Matsumura et al. enhanced the color signal by developing signal-enhanced Pt-latex nanoparticles to detect the influenza virus and applied them in an immunochromatographic test (ICT). The color of PtNPs can be enhanced by a latex organic nanocomposite, with a more vivid color than PtNPs. Consequently, the noble metal-organic nanocomposite-based biosensor exhibited higher sensitivity than the bare noble metal nanoparticle-based biosensor (Matsumura et al., 2018).

Noble metal nanoparticles also exhibit a localized SPR (LSPR) property induced by the collective oscillation of electrons in resonance with the incident light frequency. Because of the LSPR property, the noble metal nanoparticles have been used for the signal enhancement of fluorescent inorganic quantum dots (QD) influenced by the adjacent metallic nanoparticles. Due to the easy fabrication process, high sensitivity, and high fluorescence enhancing effect, noble metal nanoparticle-based LSPR-fluorescence-biosensor has been developed in virus sensing fields.

For example, Nasrin et al. used the surface plasmon effect of AuNPs for the fluorescent detection of the influenza virus (Nasrin et al., 2020). When the distance between the QD and AuNP was the optimal length of the linker peptide, AuNPs could enhance the fluorescent properties of QDs due to the surface plasmon effect of AuNPs. When the virus was bound to the linker peptides, the fluorescence activity was quenched by steric hindrance on the LSPR behavior. Nasrin et al. used this method and detected the influenza virus in a range of 10−14-10−9 g/mL with a detection limit of 1.7 × 10−2 pg/mL (Figure 1D).

SERS is a powerful tool for detecting viruses because it enables label-free, highly sensitive detection. Noble metal nanomaterials have been used as a SERS-active probe because of their unique SPR property inducing substantial SERS enhancement (Lee and Choi, 2019). Maneeprakorn et al. used star-shaped AuNPs (AuNS), which had multi-arms and surface roughness for detecting the influenza A virus (Maneeprakorn et al., 2016). Because the feature of AuNS enables high SERS performance due to their tunable surface plasmon and multiple sharp branches, AuNS combined with Raman active molecule (4-amino thiophenol) and influenza A nucleoprotein specific antibody nanoparticle was used as a SERS signal reporter and detection probe. Based on the probe, a sensitive SERS-based lateral flow immune-chromatographic test system was developed. This biosensor demonstrated excellent sensitivity in detecting the influenza A virus with an LOD of 6.7 ng/mL.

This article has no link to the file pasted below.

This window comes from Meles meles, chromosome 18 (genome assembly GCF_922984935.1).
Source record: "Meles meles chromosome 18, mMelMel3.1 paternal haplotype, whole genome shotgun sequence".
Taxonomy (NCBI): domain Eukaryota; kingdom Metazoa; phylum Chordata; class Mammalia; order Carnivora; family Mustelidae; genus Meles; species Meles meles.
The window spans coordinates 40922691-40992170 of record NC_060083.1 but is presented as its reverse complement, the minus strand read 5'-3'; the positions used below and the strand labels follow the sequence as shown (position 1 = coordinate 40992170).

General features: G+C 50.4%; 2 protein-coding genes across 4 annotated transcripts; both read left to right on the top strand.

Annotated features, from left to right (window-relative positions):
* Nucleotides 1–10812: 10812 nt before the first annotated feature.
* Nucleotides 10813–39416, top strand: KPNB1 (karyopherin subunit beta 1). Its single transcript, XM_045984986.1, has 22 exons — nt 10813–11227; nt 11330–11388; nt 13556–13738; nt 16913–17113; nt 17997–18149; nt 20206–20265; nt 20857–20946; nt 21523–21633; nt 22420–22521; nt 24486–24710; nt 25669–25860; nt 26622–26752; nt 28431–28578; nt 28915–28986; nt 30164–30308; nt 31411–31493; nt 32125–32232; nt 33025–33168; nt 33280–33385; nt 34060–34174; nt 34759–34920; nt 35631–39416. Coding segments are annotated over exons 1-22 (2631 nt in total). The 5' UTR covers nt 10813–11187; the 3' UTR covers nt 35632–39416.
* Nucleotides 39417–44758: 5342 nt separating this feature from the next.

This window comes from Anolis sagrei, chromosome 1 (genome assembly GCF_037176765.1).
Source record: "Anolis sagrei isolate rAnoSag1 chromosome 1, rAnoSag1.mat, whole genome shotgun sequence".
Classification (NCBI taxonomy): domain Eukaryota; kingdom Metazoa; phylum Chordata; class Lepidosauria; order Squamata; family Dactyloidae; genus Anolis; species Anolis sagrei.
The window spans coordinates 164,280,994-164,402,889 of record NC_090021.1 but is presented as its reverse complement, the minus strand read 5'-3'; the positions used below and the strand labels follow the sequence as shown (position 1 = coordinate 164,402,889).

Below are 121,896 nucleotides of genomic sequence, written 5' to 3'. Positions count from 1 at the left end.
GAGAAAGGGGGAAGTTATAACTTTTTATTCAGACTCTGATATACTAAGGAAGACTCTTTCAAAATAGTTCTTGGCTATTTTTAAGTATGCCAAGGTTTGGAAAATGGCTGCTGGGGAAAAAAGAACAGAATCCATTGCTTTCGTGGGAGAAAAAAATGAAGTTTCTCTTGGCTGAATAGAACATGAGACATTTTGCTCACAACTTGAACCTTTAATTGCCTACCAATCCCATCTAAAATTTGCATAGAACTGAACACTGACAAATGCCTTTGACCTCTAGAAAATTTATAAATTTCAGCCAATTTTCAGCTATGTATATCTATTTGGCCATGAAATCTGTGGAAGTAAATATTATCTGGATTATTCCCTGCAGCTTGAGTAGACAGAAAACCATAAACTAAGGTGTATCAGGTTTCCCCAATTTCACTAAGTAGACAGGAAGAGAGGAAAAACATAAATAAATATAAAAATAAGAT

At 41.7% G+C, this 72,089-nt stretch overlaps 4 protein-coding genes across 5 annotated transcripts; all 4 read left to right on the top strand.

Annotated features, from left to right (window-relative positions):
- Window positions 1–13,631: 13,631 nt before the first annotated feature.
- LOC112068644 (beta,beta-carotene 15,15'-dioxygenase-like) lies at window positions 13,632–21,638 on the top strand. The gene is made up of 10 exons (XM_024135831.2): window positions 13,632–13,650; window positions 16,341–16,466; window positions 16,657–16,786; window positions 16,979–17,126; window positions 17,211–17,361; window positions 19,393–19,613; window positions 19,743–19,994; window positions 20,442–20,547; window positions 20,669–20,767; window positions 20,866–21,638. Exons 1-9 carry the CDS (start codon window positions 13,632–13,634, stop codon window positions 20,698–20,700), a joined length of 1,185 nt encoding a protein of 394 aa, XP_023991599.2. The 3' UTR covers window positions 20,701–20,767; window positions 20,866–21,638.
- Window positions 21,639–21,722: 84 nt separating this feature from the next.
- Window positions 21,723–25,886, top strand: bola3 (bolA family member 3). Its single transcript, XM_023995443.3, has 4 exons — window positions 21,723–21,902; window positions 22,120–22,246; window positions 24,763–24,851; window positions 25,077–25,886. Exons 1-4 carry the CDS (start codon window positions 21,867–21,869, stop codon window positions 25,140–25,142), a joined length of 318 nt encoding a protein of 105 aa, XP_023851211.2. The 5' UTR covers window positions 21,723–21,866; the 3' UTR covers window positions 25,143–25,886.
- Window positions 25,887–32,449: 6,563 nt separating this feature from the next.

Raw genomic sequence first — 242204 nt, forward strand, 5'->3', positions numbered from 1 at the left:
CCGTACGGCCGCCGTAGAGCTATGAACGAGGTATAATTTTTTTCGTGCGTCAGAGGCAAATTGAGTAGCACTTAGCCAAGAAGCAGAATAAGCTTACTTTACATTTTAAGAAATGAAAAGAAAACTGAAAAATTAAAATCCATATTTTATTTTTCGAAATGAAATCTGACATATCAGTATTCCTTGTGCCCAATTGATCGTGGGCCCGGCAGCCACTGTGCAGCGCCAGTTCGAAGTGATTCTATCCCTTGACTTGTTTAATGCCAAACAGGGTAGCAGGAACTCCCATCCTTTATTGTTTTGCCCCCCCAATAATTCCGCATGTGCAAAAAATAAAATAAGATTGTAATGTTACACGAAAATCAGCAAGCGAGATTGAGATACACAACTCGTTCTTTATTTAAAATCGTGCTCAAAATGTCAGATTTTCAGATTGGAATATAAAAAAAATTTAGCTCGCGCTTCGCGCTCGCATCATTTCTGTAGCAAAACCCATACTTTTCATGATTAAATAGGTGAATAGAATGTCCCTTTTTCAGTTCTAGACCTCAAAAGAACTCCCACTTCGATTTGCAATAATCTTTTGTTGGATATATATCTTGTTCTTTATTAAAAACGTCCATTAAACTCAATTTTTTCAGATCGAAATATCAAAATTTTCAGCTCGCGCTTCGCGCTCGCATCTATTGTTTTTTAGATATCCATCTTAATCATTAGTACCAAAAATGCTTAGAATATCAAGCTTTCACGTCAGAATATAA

Although AgNPs have less chemical stability than AuNPs, AgNPs are more plasmonically active than AuNPs and produced a strong SERS signal (Hassan et al., 2021). Therefore, in SERS-based biosensing techniques, many researchers have applied AgNPs for the sensitive detection of targets. Liu et al. developed a SERS-based lateral flow immunoassay (LFIA) to detect the SARS-CoV-2 antibodies (IgM/IgG) using SiO2@AgNPs (Liu et al., 2021). In the research, the Ag shell on SiO2 core (SiO2@AgNP) coated with Raman dye was fabricated to obtain a strong signal reporter, and SiO2@AgNPs exhibited high stability and fine SERS signals because of its high monodispersity. After the SARS-CoV-2 spike protein was modified on SiO2@AgNPs, the NPs were simultaneously captured on two zones at the LFIA biosensor—anti-human IgM and IgG antibodies immobilized, respectively—using antibody-antigen reactions. Based on the analysis of SERS intensity of two zones, two zones with anti-human IgM/IgG antibodies on the biosensor demonstrated excellent SERS intensity via SiO2@AgNPs in the presence of SARS-CoV-2 antibodies.

Table 1 summarizes noble metal nanoparticle-based biosensors for detecting viruses, particularly those causing respiratory problems. Noble metal nanoparticles are highly attractive sensing materials for detecting viruses. Given the unique properties of noble metal nanoparticles, they have the potential to develop further in the field of biosensing technologies.

TABLE 1
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Table 1. Noble metal nanomaterials and their application to virus biosensors.

Concluding Remarks And Future Perspectives